“Look at the colour!” He was looking at one of my wild flower sketches. The one I did in 1915. He then started to go through my sketches from last fall, the ones I did when I canoed with Ned Godin near Grand Lake and Achray. I noticed he was looking at a fall birches sketch. He went through the other piles then came back to look at that same one several times. I pretended not to notice but I was watching him out of the corner of my eye.
“You can have that one.”
“Excuse me, Mr. Thomson?”
“The birches one, with the red and yellow. Take it. I’ve got more like it. Take it, before I decide to throw it in the stove.”
“Thank you, Mr. Thomson! I’ll be sure to write a fine article about you and your work.”
“I’ll be finer, if you write nothing.” He smiled and said nothing. I got the sense he knew something of my character. I’m sure my father told him how to deal with me. That’s good, I get tired of people adjusting to my sometime unpredictable demeanour.
The kettle boiled and we had tea. I offered some (stale) biscuits) and we spent the rest of the morning talking and going through my sketches. I showed him my canvases. Most were stacked against the wall inside, but I had some out in the shed. I brought them in. I told him about the troubles of trying to make a sketch into a canvas; how a difference and scale and proportion can complicate what you thought to a be completely perfect proportion. I showed him the difference in the sky from the sketch and the canvas. I try to paint what is true to what I’ve seen, but I’ve learned that the truth comes at different times and is found in different places. The hardest part, is to keep out the lies in your painting. I showed him how I tried to incorporate a sense of decoration into canvas. Much easier to do in a panel, even a large panel, that is intended to be decorative but much harder to incorporate in a work of art. A wrong sense can turn a canvas into a comic.
He left around noon. He carefully wrapped the sketch using an old issue of the Toronto World I gave him. I joked that he would not have to dishonour an issue of the O.S. Sun, that is better left to wrap fish. As he bid goodbye, he said, “Mr. Thomson, these are pictures worth seeing. You make our city proud!”
“Please give my regards to my father and mother, if you do see them. I won’t be able to make it up this spring. I’m going to the Park this Friday.”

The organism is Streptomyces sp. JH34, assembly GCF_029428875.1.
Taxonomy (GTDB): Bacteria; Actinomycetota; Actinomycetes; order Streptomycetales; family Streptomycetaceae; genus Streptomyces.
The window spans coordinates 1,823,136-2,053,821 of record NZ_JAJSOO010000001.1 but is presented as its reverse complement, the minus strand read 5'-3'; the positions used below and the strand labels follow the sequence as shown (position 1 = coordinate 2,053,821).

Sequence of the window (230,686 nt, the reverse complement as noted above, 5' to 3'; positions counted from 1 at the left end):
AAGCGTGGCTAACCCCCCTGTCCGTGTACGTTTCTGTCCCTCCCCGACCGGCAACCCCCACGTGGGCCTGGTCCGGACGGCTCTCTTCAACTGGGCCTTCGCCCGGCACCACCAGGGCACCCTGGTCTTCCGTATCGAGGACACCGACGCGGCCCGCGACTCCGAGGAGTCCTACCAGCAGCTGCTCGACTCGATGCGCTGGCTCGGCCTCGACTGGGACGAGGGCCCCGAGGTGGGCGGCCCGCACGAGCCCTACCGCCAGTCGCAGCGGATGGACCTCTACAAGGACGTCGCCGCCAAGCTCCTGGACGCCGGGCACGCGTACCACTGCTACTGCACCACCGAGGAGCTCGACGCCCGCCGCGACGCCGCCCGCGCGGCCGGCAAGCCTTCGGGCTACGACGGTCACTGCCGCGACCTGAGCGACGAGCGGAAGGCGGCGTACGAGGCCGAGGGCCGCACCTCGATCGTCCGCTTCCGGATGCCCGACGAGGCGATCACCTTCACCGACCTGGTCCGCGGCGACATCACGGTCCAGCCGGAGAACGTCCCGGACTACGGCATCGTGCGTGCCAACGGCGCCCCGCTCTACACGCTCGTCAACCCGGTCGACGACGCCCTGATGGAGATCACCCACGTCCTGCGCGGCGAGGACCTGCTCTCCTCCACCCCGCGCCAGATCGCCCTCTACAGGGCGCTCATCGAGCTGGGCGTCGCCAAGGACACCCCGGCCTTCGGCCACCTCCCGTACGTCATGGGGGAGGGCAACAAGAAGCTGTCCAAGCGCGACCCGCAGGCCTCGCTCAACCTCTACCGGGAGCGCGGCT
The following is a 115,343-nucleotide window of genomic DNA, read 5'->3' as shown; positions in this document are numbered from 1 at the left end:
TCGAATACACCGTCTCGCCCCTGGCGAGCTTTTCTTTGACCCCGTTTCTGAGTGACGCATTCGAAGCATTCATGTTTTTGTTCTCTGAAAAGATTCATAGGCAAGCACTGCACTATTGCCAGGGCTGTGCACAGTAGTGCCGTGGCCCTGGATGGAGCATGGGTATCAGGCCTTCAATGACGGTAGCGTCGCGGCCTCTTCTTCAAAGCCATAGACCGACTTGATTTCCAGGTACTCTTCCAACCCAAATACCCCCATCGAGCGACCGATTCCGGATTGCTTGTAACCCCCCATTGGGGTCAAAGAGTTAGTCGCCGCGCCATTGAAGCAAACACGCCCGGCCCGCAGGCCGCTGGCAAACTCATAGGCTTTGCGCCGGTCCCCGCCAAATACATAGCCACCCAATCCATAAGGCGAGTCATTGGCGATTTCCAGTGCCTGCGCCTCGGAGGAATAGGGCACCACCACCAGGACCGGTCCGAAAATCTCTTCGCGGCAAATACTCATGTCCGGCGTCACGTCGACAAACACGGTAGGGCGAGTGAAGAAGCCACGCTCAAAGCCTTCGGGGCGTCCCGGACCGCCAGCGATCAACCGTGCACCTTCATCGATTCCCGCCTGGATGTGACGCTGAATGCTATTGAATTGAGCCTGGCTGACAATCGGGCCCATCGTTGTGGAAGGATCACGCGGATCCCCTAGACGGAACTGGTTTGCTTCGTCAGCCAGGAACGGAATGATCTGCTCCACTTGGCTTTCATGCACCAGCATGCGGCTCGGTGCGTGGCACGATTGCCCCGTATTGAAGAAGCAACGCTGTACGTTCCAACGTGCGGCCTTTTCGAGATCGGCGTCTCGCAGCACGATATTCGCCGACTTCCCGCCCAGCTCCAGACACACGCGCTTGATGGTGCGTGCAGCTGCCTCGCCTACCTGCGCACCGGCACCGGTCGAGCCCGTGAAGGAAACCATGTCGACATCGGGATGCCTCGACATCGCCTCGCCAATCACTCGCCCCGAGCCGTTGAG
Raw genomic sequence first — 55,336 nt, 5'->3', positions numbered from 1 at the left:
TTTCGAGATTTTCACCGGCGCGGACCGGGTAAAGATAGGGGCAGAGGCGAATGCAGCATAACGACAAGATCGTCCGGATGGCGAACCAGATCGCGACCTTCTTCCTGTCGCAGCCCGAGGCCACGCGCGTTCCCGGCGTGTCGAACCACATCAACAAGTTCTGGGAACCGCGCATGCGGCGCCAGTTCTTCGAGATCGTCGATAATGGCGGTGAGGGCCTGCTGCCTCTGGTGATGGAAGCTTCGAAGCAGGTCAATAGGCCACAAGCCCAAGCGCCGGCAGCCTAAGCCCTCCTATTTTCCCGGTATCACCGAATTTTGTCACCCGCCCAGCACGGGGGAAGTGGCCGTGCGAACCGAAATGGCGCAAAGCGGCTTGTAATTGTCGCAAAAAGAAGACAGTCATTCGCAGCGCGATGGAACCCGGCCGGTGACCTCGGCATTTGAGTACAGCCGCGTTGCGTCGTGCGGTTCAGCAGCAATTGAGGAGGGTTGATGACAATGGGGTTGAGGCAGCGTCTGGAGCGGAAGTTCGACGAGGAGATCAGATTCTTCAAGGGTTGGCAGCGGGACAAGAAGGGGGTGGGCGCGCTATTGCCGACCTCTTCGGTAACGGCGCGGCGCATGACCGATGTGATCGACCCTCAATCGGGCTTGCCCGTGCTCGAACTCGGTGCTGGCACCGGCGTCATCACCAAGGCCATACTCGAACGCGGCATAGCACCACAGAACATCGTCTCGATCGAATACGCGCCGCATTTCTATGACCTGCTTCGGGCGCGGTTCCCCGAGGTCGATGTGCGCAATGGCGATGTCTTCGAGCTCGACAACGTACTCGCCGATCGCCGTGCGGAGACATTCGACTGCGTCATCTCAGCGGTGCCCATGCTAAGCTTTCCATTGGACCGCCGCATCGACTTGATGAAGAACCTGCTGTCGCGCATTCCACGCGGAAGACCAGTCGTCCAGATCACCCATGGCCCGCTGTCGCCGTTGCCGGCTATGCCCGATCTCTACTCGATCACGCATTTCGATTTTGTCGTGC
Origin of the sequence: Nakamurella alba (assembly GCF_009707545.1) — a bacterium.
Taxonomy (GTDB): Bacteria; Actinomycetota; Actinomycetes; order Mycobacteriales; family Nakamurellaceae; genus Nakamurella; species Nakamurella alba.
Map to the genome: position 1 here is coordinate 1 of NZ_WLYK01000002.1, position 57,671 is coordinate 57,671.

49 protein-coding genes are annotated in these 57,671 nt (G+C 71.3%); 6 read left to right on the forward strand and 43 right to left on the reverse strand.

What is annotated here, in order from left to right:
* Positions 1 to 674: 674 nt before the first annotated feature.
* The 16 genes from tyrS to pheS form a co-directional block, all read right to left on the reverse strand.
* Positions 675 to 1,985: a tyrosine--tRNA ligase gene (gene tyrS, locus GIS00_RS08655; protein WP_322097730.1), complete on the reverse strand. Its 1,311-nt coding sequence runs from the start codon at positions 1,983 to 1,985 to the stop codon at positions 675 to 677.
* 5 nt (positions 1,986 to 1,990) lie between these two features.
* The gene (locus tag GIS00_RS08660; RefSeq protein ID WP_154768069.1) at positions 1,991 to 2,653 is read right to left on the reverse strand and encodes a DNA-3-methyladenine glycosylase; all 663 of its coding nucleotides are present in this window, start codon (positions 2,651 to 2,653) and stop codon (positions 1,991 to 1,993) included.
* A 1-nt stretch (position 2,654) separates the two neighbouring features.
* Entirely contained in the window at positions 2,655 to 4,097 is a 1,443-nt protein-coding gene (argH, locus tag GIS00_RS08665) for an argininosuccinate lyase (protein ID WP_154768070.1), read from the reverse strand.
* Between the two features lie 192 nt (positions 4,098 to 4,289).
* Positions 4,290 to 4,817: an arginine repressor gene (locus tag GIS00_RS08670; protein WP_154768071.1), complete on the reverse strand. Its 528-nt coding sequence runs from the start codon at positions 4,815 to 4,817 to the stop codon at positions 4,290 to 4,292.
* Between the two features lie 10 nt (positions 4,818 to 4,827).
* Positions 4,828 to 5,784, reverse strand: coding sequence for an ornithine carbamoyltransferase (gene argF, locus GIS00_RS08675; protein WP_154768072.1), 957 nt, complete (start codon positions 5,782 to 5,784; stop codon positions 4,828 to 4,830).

“I’ll make a special visit to pay my regards, Mr. Thomson. They must be proud to have such a fine artist-son as you.”
I could tell that my art changed this man in a slight but very fundamental way. I’m doing something right.
March 18, 1917
Shack behind the Studio Building.
Taking stock of what I have and what I’m leaving behind. Sunday today. Less than a week before I go. On Friday. I’ll never have another Saturday here in the City (I hope) because next week I’ll be gone.
Last canvas is on the easel. West Wind I’m not finished with it but it’s finished with me. If I can live with it until the week is out, I promise I won’t touch it unless it touches me first. Its greatest danger is me being around. If I do, I can wreak a god-like wrath on my creation. Complete destruction, or a worse fate, an abandoned disfigurement, like the men who’ve returned, suffering and refusing to tell their stories.
Not much here that’s mine. I’m a man of few means. I’ve given away more than my share that makes the ordinary church tithe look shameful, except none it ever went to a church. Never take more with you than what you can portage. If by rail on the Grand Trunk, take no more than they would charge you extra. But you still end giving a tip to the porter, so keep it to what you can carry yourself.
Always have two fishing poles: one split bamboo, the other a steel rod. Take with you the flies of the summer months (no need for the winter flies, the ice is frozen), but always carry with you lures, like my home-made lures, made from Annie’s old spoons found in the pile of peelings out back. I bring these back to the City. I bring them to the place of my childhood and will be bringing them, once again, up North. They never leave me. They will probably go with me to the depths of the lake.
There are four seasons in the world, but there are only two in my mind – painting and no-painting. Or the season in the City and the season to be out of the damned place. As Lismer once said, ‘Toronto is a good place – to get out of!’ I miss him. I miss Jackson. The machine has torn our world apart, and it’s looking for more things to tear apart: families, found photos of loved ones (struck through by a bullet) and the limbs off the bodies of young men. Factories of farm implements now churn out munitions and ordnances that rumble out on the daily trains to Montreal, Halifax and then overseas to the battles if they aren’t sunk by U-boats. Battles can be regaled in romantic poems of glory. But there is no appropriate verse for unrestricted warfare; it requires the deaths of another five million men or the strafing of souls left to sink in the North Atlantic to discovery the glory of a new verse.
What is the painting, then? A useless act? ‘Leave your paintbrushes and take up a rifle in the trenches.’ When all is dead and done in No Man’s Land, the poppies still grow. Why fight? Why win? When enemies pray to the same god before fighting to the death, who gets turned away at the gates?
March 17, 1917
I’ll be done soon for the night.